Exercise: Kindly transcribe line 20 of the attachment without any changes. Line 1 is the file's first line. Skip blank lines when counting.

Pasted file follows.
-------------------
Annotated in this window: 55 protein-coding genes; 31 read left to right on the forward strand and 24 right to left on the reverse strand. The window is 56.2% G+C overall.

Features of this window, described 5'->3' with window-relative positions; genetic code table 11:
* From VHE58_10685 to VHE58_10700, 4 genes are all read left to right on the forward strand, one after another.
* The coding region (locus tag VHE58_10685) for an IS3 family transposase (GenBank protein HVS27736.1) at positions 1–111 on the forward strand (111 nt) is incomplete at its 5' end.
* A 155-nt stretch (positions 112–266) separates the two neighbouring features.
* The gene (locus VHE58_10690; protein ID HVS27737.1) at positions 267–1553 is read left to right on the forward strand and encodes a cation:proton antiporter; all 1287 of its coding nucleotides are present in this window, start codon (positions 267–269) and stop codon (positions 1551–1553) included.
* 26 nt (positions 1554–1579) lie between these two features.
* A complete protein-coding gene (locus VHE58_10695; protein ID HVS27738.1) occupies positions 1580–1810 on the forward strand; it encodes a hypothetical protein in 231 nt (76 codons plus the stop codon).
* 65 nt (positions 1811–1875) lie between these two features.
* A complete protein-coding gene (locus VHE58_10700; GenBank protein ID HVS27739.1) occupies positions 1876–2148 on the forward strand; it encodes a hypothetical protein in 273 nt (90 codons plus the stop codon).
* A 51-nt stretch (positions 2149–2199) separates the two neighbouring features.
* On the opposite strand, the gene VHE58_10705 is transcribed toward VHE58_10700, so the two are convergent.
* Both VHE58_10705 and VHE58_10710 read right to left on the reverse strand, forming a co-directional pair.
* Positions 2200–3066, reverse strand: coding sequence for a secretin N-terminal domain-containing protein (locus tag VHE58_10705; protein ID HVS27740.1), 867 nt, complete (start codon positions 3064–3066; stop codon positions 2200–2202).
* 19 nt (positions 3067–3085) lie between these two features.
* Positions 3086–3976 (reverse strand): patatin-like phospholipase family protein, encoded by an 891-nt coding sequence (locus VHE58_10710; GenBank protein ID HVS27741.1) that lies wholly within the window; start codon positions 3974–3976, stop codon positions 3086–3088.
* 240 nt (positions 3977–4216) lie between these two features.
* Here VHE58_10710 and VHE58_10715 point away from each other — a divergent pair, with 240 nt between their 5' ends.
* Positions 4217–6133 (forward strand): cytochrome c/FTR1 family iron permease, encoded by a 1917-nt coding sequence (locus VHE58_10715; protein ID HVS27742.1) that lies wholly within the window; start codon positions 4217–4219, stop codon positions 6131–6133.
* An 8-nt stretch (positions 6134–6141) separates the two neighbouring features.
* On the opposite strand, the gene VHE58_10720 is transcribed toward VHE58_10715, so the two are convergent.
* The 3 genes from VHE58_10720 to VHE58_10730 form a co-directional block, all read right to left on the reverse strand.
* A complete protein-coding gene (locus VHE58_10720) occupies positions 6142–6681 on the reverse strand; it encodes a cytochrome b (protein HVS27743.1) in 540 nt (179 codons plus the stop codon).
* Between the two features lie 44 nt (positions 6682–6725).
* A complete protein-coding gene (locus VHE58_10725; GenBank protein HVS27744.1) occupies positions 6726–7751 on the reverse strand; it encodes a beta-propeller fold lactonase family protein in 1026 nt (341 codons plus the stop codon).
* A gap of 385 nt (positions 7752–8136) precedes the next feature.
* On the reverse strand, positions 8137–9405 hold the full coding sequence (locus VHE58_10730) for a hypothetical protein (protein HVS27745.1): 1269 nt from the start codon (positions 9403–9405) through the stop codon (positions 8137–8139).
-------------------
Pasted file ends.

* An 8-nt stretch (positions 6134–6141) separates the two neighbouring features.